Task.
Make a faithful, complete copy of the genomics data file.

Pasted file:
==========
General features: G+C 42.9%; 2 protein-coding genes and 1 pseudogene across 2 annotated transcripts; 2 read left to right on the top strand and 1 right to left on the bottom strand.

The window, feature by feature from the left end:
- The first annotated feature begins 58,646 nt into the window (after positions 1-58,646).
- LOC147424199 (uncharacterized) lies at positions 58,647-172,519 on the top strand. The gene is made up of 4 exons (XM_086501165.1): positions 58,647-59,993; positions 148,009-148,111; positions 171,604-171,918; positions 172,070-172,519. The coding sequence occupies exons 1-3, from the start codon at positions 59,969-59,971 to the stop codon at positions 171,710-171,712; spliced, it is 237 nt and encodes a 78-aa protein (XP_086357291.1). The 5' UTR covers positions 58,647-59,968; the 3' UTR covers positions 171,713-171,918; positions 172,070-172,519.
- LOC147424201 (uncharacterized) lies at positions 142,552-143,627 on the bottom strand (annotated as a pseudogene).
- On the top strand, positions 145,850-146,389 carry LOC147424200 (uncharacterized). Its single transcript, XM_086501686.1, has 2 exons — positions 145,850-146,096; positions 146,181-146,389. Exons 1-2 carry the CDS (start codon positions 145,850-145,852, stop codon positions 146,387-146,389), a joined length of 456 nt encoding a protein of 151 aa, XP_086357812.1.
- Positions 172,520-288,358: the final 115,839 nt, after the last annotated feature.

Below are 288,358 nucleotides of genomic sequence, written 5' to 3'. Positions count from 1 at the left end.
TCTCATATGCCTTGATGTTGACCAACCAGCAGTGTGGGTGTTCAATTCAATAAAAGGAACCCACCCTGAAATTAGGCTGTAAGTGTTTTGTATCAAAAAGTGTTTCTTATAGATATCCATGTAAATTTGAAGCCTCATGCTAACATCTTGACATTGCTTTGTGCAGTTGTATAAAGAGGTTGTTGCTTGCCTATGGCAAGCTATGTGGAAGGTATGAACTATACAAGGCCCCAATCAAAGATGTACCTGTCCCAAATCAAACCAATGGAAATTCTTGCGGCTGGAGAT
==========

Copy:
General features: G+C 42.9%; 2 protein-coding genes and 1 pseudogene across 2 annotated transcripts; 2 read left to right on the top strand and 1 right to left on the bottom strand.

The window, feature by feature from the left end:
- The first annotated feature begins 58,646 nt into the window (after positions 1-58,646).
- LOC147424199 (uncharacterized) lies at positions 58,647-172,519 on the top strand. The gene is made up of 4 exons (XM_086501165.1): positions 58,647-59,993; positions 148,009-148,111; positions 171,604-171,918; positions 172,070-172,519. The coding sequence occupies exons 1-3, from the start codon at positions 59,969-59,971 to the stop codon at positions 171,710-171,712; spliced, it is 237 nt and encodes a 78-aa protein (XP_086357291.1). The 5' UTR covers positions 58,647-59,968; the 3' UTR covers positions 171,713-171,918; positions 172,070-172,519.
- LOC147424201 (uncharacterized) lies at positions 142,552-143,627 on the bottom strand (annotated as a pseudogene).
- On the top strand, positions 145,850-146,389 carry LOC147424200 (uncharacterized). Its single transcript, XM_086501686.1, has 2 exons — positions 145,850-146,096; positions 146,181-146,389. Exons 1-2 carry the CDS (start codon positions 145,850-145,852, stop codon positions 146,387-146,389), a joined length of 456 nt encoding a protein of 151 aa, XP_086357812.1.
- Positions 172,520-288,358: the final 115,839 nt, after the last annotated feature.

Below are 288,358 nucleotides of genomic sequence, written 5' to 3'. Positions count from 1 at the left end.
TCTCATATGCCTTGATGTTGACCAACCAGCAGTGTGGGTGTTCAATTCAATAAAAGGAACCCACCCTGAAATTAGGCTGTAAGTGTTTTGTATCAAAAAGTGTTTCTTATAGATATCCATGTAAATTTGAAGCCTCATGCTAACATCTTGACATTGCTTTGTGCAGTTGTATAAAGAGGTTGTTGCTTGCCTATGGCAAGCTATGTGGAAGGTATGAACTATACAAGGCCCCAATCAAAGATGTACCTGTCCCAAATCAAACCAATGGAAATTCTTGCGGCTGGAGAT